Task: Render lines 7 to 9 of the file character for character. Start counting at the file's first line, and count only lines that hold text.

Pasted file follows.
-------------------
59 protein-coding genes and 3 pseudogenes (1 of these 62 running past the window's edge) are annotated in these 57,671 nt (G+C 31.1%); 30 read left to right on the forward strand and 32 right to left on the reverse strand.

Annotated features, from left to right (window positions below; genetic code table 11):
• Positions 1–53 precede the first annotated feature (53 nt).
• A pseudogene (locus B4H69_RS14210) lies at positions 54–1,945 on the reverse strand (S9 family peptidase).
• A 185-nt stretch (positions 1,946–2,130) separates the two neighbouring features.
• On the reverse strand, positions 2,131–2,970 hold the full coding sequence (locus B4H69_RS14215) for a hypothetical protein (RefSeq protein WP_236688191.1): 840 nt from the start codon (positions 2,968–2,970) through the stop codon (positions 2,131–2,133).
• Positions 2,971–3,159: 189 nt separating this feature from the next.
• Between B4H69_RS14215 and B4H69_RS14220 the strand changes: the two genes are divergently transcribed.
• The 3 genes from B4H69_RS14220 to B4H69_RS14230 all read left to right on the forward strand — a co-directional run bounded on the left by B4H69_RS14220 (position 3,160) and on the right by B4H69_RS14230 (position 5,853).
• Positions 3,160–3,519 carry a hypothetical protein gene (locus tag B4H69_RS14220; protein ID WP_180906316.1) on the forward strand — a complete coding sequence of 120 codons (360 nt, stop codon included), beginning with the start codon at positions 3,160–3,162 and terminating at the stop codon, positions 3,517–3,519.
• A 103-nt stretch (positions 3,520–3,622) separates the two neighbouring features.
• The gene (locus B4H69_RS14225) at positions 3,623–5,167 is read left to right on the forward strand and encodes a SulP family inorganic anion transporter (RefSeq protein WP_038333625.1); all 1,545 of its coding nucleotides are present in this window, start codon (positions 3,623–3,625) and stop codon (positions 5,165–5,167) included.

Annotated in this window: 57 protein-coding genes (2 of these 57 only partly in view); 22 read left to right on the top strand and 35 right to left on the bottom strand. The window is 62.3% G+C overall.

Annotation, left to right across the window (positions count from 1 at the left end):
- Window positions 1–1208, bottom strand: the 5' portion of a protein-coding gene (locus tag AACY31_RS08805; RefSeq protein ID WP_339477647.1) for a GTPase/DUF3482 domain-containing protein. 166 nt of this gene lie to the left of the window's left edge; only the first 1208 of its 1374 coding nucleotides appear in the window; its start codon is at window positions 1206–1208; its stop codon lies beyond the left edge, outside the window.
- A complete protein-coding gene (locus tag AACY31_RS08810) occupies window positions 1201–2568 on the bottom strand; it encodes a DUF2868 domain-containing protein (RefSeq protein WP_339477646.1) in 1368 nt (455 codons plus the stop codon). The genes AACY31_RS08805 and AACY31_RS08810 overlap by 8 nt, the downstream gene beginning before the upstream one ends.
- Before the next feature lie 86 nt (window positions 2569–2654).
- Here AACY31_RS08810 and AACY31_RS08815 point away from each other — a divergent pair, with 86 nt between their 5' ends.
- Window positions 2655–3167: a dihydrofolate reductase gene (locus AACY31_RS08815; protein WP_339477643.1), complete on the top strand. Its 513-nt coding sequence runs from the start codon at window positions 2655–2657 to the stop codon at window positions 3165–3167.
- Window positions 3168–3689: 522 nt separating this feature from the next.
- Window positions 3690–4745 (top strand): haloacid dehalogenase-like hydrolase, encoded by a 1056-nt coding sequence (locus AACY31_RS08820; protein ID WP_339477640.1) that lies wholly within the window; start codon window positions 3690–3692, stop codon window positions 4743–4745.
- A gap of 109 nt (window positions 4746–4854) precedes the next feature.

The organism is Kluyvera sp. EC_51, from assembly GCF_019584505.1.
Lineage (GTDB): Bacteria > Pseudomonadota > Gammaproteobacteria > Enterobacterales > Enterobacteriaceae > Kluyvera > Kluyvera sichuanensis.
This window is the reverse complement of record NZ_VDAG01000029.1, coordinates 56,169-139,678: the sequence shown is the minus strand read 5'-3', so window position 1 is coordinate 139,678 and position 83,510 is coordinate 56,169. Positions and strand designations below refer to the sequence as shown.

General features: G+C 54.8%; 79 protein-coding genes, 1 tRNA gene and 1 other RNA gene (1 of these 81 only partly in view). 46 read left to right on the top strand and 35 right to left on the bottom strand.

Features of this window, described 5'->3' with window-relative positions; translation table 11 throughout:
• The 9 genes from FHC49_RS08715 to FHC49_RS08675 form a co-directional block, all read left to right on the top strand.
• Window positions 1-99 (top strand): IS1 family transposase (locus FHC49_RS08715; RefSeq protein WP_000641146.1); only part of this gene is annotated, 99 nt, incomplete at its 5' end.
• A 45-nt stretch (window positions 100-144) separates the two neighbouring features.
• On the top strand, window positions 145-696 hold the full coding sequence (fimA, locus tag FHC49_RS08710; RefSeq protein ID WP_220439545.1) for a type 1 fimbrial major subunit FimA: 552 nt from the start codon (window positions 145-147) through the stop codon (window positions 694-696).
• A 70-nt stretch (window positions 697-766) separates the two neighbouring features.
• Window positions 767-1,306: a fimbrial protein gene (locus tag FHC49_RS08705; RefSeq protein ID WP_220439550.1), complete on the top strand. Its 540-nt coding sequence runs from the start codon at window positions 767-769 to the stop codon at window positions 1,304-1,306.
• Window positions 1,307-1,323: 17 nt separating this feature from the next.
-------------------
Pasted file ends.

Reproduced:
• Positions 2,971–3,159: 189 nt separating this feature from the next.
• Between B4H69_RS14215 and B4H69_RS14220 the strand changes: the two genes are divergently transcribed.
• The 3 genes from B4H69_RS14220 to B4H69_RS14230 all read left to right on the forward strand — a co-directional run bounded on the left by B4H69_RS14220 (position 3,160) and on the right by B4H69_RS14230 (position 5,853).